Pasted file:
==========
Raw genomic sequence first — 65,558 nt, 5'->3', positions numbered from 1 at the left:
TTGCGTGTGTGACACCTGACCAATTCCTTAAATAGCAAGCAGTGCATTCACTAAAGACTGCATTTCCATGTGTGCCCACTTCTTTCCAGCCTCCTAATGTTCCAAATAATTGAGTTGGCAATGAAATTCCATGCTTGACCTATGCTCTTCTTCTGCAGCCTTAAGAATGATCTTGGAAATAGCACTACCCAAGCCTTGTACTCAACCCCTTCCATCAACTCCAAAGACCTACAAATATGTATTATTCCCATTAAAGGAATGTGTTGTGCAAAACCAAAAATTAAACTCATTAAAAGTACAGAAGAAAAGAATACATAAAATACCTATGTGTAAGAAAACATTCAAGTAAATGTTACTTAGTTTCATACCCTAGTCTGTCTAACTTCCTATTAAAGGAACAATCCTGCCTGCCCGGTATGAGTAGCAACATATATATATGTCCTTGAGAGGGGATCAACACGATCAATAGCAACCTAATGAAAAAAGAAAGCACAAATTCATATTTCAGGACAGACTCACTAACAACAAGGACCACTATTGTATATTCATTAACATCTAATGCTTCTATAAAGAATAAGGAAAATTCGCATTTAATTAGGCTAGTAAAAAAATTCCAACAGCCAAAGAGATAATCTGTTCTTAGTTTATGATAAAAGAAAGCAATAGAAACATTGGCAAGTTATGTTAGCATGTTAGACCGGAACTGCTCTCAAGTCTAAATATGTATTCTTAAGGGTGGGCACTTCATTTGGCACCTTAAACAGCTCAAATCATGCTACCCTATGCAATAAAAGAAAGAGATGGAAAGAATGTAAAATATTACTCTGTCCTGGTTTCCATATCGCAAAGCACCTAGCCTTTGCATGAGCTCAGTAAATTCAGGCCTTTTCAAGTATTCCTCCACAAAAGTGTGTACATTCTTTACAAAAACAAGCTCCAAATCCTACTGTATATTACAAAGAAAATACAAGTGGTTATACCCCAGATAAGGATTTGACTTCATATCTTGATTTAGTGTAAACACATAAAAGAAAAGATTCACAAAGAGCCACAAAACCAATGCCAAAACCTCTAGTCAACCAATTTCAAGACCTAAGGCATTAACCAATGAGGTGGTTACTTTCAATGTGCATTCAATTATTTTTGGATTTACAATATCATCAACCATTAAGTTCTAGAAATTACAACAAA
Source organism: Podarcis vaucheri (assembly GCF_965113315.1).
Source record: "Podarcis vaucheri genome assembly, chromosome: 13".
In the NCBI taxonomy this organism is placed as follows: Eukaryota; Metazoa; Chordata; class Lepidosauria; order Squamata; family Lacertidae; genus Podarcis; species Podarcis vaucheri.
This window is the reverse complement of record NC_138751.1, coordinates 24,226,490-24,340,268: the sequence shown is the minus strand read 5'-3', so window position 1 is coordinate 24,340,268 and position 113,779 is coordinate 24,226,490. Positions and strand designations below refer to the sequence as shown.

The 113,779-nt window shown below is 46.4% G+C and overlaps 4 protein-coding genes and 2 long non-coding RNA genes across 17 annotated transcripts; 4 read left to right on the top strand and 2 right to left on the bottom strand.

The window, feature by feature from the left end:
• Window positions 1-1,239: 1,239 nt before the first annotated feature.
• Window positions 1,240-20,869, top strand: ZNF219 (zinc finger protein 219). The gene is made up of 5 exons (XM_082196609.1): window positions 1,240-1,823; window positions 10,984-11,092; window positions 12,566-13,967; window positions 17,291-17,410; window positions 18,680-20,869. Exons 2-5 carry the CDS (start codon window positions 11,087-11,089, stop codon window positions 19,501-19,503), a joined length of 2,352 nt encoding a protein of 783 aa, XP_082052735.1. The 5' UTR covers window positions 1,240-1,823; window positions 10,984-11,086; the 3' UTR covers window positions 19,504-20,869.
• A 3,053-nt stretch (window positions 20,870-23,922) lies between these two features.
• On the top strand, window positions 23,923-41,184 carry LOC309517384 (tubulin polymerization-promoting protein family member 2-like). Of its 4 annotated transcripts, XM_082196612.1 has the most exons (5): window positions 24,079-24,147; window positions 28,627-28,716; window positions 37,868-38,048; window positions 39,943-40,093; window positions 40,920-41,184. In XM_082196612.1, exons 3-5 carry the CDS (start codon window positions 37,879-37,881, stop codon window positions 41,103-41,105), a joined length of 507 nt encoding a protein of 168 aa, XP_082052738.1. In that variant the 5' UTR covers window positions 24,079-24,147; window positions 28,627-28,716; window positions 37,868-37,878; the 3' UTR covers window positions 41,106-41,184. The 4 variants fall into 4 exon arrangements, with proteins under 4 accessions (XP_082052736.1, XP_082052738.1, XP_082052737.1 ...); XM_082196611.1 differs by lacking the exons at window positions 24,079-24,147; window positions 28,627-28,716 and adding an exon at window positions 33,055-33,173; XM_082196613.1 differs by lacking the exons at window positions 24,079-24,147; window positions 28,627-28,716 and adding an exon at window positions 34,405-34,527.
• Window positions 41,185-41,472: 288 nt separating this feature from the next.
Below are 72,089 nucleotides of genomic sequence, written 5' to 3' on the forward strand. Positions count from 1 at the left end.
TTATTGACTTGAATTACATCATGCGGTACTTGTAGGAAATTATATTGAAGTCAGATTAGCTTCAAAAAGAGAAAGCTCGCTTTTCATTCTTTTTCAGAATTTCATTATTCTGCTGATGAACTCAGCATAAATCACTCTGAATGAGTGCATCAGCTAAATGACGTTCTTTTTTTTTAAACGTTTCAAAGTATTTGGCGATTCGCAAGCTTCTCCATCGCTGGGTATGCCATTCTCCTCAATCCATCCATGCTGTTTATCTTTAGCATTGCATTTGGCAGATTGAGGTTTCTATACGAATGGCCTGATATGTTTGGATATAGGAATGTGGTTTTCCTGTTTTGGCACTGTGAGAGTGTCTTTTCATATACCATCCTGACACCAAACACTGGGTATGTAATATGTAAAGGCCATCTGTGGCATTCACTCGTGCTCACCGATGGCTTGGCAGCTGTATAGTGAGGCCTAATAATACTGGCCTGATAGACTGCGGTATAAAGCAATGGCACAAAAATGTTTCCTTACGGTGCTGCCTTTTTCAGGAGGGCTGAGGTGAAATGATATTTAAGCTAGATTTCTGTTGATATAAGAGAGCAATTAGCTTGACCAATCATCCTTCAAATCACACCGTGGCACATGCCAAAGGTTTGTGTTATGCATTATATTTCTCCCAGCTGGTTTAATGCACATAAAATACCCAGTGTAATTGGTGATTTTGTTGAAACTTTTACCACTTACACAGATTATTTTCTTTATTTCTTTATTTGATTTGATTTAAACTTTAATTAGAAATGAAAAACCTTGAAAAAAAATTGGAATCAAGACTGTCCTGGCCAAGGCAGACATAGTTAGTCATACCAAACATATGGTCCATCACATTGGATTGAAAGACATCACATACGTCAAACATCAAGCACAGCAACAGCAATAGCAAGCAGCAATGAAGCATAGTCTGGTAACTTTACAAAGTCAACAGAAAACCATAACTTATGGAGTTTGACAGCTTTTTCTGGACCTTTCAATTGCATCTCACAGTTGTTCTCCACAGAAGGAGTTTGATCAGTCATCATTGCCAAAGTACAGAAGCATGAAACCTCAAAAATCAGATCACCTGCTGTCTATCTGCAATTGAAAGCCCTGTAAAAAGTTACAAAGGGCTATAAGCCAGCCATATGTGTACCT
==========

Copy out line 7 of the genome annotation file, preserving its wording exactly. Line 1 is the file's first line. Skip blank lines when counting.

The 113,779-nt window shown below is 46.4% G+C and overlaps 4 protein-coding genes and 2 long non-coding RNA genes across 17 annotated transcripts; 4 read left to right on the top strand and 2 right to left on the bottom strand.